"[Vermeil] was very, very positive about [Banks]," Schottenheimer said. "He's a very gifted player with a tremendous arm and excellent mobility. He's a veteran player; he's started 61 games in his career. He certainly meets the criteria we're looking for."

Banks (6-foot-4, 230 pounds) indeed is known to have a strong arm and good agility, but he has struggled with turnovers (throwing 58 interceptions compared with 61 touchdowns) and what some consider passivity. With the Cowboys, for example, Banks riled officials by not participating as often as they hoped during offseason sessions.

"Some people say he's laid-back and there's not a lot of emotion," Schottenheimer said. "But Joe Montana was that way, and he's a pretty good player."

The question now is whether Banks can adjust his downfield tendencies reminiscent of George's to Schottenheimer's controlled West Coast offense. Banks mentioned George's nature several times while saying he believed he could adjust, adding that he has worked to fit into controlled offenses for the past several years.

Schottenheimer, for his part, said the Redskins' offense has been characterized too much as conservative.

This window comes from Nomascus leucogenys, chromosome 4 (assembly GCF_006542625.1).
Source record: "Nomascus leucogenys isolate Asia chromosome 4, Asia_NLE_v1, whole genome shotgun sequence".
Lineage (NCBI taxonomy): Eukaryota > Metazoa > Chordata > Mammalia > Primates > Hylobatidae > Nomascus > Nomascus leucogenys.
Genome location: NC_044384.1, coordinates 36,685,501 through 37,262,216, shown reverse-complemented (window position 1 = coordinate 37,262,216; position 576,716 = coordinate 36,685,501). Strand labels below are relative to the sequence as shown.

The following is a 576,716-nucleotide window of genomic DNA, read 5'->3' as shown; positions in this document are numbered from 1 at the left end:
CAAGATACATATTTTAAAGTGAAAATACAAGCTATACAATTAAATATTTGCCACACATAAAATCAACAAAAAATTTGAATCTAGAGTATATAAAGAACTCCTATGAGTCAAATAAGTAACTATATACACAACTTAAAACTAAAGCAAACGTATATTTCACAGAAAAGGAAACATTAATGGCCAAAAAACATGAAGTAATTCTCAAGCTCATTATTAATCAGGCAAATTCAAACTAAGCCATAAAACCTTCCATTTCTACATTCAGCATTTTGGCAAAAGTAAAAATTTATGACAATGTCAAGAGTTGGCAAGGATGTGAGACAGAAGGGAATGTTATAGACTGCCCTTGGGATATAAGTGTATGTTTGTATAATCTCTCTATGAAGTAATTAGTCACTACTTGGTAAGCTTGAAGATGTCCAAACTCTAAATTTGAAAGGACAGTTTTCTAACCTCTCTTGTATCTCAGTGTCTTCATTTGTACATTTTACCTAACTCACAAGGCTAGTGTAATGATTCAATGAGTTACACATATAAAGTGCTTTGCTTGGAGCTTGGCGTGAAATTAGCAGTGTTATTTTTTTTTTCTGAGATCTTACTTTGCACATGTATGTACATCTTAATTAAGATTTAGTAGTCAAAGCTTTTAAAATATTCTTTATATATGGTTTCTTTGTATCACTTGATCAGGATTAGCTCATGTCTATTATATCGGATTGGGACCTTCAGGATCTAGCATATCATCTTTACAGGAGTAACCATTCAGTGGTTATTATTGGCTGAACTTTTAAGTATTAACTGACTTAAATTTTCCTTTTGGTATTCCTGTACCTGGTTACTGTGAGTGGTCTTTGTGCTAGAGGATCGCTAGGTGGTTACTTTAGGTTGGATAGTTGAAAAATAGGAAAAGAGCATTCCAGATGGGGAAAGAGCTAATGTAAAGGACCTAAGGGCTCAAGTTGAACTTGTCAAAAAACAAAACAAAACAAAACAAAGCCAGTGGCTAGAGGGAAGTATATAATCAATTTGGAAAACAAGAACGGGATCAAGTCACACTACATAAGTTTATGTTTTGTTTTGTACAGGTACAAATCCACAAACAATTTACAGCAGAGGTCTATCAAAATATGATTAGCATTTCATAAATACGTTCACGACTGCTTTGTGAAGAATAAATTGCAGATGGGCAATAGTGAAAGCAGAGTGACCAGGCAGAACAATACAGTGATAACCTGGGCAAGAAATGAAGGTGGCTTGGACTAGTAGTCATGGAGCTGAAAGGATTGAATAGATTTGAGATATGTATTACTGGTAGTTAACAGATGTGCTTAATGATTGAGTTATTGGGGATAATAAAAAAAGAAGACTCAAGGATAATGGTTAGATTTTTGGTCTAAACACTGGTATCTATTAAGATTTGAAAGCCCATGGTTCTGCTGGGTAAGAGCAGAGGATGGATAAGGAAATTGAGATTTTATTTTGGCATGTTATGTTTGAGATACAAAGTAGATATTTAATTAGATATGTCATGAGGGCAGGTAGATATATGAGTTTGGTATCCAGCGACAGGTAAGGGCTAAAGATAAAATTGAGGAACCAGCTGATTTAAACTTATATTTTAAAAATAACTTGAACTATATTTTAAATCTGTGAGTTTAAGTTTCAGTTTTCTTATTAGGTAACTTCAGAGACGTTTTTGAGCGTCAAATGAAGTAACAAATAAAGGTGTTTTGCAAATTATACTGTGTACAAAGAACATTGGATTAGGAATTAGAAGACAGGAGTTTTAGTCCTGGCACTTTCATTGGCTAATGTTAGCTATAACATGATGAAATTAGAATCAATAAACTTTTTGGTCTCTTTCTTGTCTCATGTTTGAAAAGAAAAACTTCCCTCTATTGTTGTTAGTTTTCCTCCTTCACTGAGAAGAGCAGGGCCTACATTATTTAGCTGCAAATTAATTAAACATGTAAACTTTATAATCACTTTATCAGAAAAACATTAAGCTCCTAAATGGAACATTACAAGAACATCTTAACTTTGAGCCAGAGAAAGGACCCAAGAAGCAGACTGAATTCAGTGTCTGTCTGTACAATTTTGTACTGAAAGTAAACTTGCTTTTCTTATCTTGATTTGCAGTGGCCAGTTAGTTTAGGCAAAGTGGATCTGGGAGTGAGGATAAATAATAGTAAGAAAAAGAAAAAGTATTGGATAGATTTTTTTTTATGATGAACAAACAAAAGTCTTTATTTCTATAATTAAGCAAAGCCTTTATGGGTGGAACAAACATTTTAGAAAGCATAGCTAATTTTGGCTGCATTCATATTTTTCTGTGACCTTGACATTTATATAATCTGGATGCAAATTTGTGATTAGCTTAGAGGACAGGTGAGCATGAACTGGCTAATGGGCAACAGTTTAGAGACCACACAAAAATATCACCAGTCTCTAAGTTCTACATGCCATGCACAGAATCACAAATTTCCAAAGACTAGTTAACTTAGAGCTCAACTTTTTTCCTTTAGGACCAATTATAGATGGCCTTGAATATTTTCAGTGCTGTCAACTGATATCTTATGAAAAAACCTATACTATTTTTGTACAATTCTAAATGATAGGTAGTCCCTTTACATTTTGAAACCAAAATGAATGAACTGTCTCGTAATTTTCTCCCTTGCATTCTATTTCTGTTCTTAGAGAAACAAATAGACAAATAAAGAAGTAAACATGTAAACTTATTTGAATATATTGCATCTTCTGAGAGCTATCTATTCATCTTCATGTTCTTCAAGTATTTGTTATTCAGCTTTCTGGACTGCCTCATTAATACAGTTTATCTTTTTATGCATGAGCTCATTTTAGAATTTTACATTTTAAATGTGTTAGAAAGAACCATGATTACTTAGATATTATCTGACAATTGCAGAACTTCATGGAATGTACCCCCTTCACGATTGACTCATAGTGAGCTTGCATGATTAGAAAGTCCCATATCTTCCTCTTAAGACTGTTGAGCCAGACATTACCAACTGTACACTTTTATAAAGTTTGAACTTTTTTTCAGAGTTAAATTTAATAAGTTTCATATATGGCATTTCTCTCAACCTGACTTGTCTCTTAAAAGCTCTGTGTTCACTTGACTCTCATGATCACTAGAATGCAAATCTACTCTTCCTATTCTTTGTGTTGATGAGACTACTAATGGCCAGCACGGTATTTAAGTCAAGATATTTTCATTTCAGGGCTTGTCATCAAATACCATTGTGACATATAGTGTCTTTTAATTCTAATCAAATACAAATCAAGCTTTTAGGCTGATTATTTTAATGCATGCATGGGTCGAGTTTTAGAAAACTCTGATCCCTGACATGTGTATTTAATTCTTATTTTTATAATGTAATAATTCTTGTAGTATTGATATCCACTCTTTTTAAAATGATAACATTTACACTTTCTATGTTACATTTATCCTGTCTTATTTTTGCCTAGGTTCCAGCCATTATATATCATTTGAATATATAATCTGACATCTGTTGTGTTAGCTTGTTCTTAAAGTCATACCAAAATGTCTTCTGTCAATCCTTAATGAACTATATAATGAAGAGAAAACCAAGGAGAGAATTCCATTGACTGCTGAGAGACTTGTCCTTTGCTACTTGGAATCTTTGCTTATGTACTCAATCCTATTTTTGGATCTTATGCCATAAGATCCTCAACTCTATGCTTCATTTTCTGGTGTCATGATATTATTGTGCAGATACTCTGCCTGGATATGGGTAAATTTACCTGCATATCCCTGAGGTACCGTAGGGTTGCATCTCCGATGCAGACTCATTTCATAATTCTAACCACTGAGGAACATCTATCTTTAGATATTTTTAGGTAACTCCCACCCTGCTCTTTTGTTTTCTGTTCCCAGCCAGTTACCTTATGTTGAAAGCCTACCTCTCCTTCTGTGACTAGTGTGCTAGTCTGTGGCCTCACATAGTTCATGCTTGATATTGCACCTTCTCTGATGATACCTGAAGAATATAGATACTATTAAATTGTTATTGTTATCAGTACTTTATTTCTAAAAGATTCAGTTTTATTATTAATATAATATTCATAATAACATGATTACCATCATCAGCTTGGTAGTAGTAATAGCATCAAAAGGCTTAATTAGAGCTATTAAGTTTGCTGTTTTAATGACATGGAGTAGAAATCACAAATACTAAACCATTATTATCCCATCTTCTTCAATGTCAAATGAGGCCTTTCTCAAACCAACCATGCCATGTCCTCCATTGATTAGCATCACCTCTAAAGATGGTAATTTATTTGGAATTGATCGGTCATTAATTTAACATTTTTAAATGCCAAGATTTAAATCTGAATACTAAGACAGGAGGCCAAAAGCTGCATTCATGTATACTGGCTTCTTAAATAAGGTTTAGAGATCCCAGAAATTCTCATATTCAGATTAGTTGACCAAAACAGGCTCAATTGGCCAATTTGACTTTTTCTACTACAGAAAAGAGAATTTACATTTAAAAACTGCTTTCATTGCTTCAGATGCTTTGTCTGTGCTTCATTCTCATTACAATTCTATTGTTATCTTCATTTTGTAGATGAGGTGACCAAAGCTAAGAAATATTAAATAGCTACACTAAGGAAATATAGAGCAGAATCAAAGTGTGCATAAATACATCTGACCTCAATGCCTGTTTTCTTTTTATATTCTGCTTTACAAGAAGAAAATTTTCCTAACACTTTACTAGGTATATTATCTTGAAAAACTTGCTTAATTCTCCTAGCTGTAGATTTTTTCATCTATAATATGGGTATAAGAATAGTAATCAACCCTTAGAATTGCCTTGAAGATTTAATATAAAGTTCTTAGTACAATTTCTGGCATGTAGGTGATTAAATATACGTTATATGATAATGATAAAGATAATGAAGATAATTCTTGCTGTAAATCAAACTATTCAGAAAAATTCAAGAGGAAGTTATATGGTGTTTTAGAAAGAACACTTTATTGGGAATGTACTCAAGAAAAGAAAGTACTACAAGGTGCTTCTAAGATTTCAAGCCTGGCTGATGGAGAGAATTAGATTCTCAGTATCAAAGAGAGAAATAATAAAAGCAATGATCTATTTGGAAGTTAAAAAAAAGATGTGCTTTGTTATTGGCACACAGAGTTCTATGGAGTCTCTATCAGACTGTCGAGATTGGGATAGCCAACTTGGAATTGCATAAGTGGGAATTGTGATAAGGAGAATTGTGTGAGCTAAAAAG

"Hey, we'll do whatever we think we can do best," Schottenheimer said. "I've got no problem getting it in 30- and 40-yard chunks. It's a lot easier to do it that way. The biggest challenge we face is getting Tony acclimated to a system he has not worked in before."

Meanwhile, George, after resuming some light throwing in Wednesday's afternoon practice, as planned did not throw yesterday. He remains hopeful that he will play in the third preseason game Aug. 24 against the Cleveland Browns, but team sources say he isn't expected to return until a week later.

George said he experienced no pain overnight after Wednesday's session.

Notes The Redskins will play the NFC West and AFC South in 2002 according to the rotational schedule announced by the NFL. They begin with the NFC West to ease the Arizona Cardinals' transition out of the NFC East. The AFC South segment includes a game against the expansion Houston Texans, whose general manager is former Redskins general manager Charley Casserly. The new schedule also includes two games against opponents based on the previous year's record, down from the current four… .

Schottenheimer is "cautiously optimistic" about the rehab of guard Ben Coleman (knee), who is receiving a series of painkilling injections after missing two weeks of practice. Coaches hope Coleman will return to workouts early next week and compete to win the starting right guard spot. But, Schottenheimer said, "He's way behind." …

Defensive end Dorian Boose, acquired during camp as a free agent, will start on the right side in place of Bruce Smith (shoulder). Boose replaces Derrick Ham, who has slumped during camp after entering it as the top backup end… . Tight end Steve Brominski practiced with the team after signing Wednesday.